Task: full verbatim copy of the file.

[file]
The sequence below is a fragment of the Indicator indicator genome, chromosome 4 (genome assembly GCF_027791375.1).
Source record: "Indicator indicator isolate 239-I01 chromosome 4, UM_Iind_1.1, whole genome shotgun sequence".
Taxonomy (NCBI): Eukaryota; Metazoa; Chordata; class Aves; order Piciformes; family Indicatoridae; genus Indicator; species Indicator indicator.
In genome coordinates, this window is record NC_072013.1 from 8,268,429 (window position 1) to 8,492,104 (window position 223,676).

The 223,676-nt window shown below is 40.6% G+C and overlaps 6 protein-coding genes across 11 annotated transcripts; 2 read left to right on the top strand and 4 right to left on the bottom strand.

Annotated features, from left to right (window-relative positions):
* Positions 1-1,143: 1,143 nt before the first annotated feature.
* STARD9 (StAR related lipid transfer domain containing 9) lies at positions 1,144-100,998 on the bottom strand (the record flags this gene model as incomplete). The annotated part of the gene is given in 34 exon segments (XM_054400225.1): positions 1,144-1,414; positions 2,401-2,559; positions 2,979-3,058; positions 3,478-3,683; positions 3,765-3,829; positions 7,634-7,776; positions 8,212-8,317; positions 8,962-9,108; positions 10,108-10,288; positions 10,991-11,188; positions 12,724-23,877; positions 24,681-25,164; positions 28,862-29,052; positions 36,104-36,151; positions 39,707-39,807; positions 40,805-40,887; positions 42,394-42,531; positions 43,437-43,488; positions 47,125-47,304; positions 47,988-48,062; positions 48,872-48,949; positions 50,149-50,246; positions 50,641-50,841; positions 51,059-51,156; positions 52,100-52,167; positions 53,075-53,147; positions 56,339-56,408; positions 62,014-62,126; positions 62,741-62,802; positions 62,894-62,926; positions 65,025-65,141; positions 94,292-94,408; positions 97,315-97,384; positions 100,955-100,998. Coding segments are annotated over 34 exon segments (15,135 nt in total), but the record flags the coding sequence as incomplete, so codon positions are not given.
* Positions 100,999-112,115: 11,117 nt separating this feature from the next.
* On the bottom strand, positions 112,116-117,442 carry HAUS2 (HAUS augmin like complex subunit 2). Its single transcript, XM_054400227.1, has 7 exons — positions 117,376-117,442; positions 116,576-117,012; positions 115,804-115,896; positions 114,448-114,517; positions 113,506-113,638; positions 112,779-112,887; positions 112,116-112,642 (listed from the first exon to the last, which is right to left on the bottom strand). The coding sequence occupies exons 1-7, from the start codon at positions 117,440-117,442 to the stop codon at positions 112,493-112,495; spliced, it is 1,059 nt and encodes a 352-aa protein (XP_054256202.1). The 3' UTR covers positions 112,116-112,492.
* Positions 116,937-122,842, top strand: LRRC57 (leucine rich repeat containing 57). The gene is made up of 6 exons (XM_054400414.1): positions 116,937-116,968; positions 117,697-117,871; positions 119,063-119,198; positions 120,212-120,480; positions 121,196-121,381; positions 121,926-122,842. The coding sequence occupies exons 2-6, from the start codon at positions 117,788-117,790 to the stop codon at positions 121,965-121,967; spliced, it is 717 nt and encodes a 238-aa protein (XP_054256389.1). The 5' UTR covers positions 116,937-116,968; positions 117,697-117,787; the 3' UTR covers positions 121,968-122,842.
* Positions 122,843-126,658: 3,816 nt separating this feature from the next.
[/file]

The sequence below is a fragment of the Indicator indicator genome, chromosome 4 (genome assembly GCF_027791375.1).
Source record: "Indicator indicator isolate 239-I01 chromosome 4, UM_Iind_1.1, whole genome shotgun sequence".
Taxonomy (NCBI): Eukaryota; Metazoa; Chordata; class Aves; order Piciformes; family Indicatoridae; genus Indicator; species Indicator indicator.
In genome coordinates, this window is record NC_072013.1 from 8,268,429 (window position 1) to 8,492,104 (window position 223,676).

The 223,676-nt window shown below is 40.6% G+C and overlaps 6 protein-coding genes across 11 annotated transcripts; 2 read left to right on the top strand and 4 right to left on the bottom strand.

Annotated features, from left to right (window-relative positions):
* Positions 1-1,143: 1,143 nt before the first annotated feature.
* STARD9 (StAR related lipid transfer domain containing 9) lies at positions 1,144-100,998 on the bottom strand (the record flags this gene model as incomplete). The annotated part of the gene is given in 34 exon segments (XM_054400225.1): positions 1,144-1,414; positions 2,401-2,559; positions 2,979-3,058; positions 3,478-3,683; positions 3,765-3,829; positions 7,634-7,776; positions 8,212-8,317; positions 8,962-9,108; positions 10,108-10,288; positions 10,991-11,188; positions 12,724-23,877; positions 24,681-25,164; positions 28,862-29,052; positions 36,104-36,151; positions 39,707-39,807; positions 40,805-40,887; positions 42,394-42,531; positions 43,437-43,488; positions 47,125-47,304; positions 47,988-48,062; positions 48,872-48,949; positions 50,149-50,246; positions 50,641-50,841; positions 51,059-51,156; positions 52,100-52,167; positions 53,075-53,147; positions 56,339-56,408; positions 62,014-62,126; positions 62,741-62,802; positions 62,894-62,926; positions 65,025-65,141; positions 94,292-94,408; positions 97,315-97,384; positions 100,955-100,998. Coding segments are annotated over 34 exon segments (15,135 nt in total), but the record flags the coding sequence as incomplete, so codon positions are not given.
* Positions 100,999-112,115: 11,117 nt separating this feature from the next.
* On the bottom strand, positions 112,116-117,442 carry HAUS2 (HAUS augmin like complex subunit 2). Its single transcript, XM_054400227.1, has 7 exons — positions 117,376-117,442; positions 116,576-117,012; positions 115,804-115,896; positions 114,448-114,517; positions 113,506-113,638; positions 112,779-112,887; positions 112,116-112,642 (listed from the first exon to the last, which is right to left on the bottom strand). The coding sequence occupies exons 1-7, from the start codon at positions 117,440-117,442 to the stop codon at positions 112,493-112,495; spliced, it is 1,059 nt and encodes a 352-aa protein (XP_054256202.1). The 3' UTR covers positions 112,116-112,492.
* Positions 116,937-122,842, top strand: LRRC57 (leucine rich repeat containing 57). The gene is made up of 6 exons (XM_054400414.1): positions 116,937-116,968; positions 117,697-117,871; positions 119,063-119,198; positions 120,212-120,480; positions 121,196-121,381; positions 121,926-122,842. The coding sequence occupies exons 2-6, from the start codon at positions 117,788-117,790 to the stop codon at positions 121,965-121,967; spliced, it is 717 nt and encodes a 238-aa protein (XP_054256389.1). The 5' UTR covers positions 116,937-116,968; positions 117,697-117,787; the 3' UTR covers positions 121,968-122,842.
* Positions 122,843-126,658: 3,816 nt separating this feature from the next.